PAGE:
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Western Australian police officer is fired for defying Covid vaccine mandate

The Western Australia Police Force has sacked a veteran officer more than two years after he refused to comply with a Covid vaccine mandate.

Lance French, who served on the force for 27 years, was dismissed on June 17 after facing disciplinary proceedings in November 22 and March this year and being convicted on May 31.

Mr French received a letter from Commissioner of Police Col Branch informing him of the dismissal which he shared on social media.

“Between 2 December 2021 and 9 June 2022 you disobeyed a lawful order and without good and sufficient cause failed to carry out that lawful order, by not complying with a direction issued by Commissioner Dawson on 24 November 2021 requiring you to have at least one COVID-19 vaccination by 1 December 2021 and provide evidence of your COVID-19 vaccination or a valid exemption,” the letter stated.

The letter also listed charged against Mr French for “improperly using his position” as a police officer by helping manage a GoFundMe. An online fundraiser co-organised by Mr French’s wife Adele to overturn vaccine mandates, which helped support legal challenges against WA Police over the forced injections.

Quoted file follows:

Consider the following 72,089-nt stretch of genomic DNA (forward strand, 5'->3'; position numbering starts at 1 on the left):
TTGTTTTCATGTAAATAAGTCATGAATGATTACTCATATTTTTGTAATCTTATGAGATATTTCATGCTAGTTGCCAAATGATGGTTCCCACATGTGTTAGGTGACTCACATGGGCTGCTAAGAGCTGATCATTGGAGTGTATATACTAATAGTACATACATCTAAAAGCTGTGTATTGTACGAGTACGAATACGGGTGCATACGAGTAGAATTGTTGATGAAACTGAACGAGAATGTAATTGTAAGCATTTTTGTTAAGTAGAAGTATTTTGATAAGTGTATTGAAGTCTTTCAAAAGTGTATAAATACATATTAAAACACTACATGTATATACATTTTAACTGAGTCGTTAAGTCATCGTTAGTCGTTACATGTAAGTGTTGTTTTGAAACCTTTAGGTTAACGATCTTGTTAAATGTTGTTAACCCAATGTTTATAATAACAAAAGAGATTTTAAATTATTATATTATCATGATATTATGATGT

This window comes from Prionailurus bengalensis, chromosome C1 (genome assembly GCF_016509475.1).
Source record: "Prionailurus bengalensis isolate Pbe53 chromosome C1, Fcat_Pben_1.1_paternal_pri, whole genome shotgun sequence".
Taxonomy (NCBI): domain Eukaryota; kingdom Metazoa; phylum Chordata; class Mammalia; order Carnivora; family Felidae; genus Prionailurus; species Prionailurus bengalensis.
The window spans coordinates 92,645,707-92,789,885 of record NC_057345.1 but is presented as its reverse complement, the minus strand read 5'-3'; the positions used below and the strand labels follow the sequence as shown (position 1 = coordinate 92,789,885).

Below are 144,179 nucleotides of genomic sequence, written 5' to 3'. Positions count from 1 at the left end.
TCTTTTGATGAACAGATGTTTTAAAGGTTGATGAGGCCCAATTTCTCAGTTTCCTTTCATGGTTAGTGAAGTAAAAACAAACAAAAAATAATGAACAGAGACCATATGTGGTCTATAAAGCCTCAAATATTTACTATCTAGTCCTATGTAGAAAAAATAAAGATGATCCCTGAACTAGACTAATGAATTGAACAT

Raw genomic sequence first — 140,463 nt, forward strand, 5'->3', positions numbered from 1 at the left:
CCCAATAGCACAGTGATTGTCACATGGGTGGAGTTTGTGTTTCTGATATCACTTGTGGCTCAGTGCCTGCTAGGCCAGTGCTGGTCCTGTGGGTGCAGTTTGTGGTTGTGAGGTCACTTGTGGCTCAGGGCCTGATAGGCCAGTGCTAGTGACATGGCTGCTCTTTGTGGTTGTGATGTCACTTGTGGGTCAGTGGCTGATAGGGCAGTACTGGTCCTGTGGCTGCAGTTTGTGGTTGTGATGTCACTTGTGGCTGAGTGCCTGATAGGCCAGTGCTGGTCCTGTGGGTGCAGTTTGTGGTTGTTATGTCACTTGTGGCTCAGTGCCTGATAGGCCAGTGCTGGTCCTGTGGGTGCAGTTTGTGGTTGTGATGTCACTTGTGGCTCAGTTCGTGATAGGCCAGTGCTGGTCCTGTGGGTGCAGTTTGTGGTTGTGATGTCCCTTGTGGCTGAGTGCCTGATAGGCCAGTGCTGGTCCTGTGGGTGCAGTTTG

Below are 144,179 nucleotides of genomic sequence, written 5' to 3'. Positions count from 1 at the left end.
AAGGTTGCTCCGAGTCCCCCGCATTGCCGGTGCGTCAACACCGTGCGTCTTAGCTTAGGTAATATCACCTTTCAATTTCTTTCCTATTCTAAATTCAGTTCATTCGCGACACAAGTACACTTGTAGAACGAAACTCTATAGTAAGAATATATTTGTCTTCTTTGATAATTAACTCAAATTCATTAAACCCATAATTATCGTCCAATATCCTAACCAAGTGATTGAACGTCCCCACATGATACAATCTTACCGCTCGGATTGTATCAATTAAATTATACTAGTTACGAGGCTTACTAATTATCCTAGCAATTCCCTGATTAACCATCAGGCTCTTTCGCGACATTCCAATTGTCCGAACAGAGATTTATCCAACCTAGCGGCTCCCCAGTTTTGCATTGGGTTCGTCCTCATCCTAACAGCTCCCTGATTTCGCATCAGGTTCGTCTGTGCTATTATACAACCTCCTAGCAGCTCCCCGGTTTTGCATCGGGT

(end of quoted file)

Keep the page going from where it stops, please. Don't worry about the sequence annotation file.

On April 30, Senior Constable Ben Falconer and public service officer Leslie Finlay lost their final appeal against the direction, with a court finding that although it curtailed human rights and amounted to coercion, the original judge was correct in saying the mandate was justified due to “extraordinary” circumstances.

After the decision WA Police said in a statement: “The Falconer and Finlay appeal against the WA Police Commissioner’s direction to be vaccinated has been dismissed.

“The court confirmed the direction to get vaccinated, which was given to police officers and police staff, was lawful.

“Disciplinary action against 12 serving police officers and five police staff will now resume.”

Mr French responded to his dismissal by writing on X: “After reflecting on this for some time, and going through all the thoughts and emotions today, a profound realisation landed in my mind, that is – I am grateful.”

He went on to thank those members of the public and his colleagues that supported the legal challenges, but said the appeal result had left him concerned about the state of the legal system.

“The ominous appeal outcome is an important one to consider – and while I strongly disagree with it, my gratitude is to our forefathers who set about constructing the legal framework utilised during this fight,” he wrote.

“Ultimately (and some will say predictably) we were unsuccessful, but a sobering thought is that if we were in another country and tried to disobey an order such as this, we might have found ourselves in prison or worse.

“While our legal framework allowed us to fight this time, I believe this framework, like any long-standing structure, runs the risk of suffering a lack of maintenance. It is my opinion that the trajectory we are heading (as a society) is not good.”

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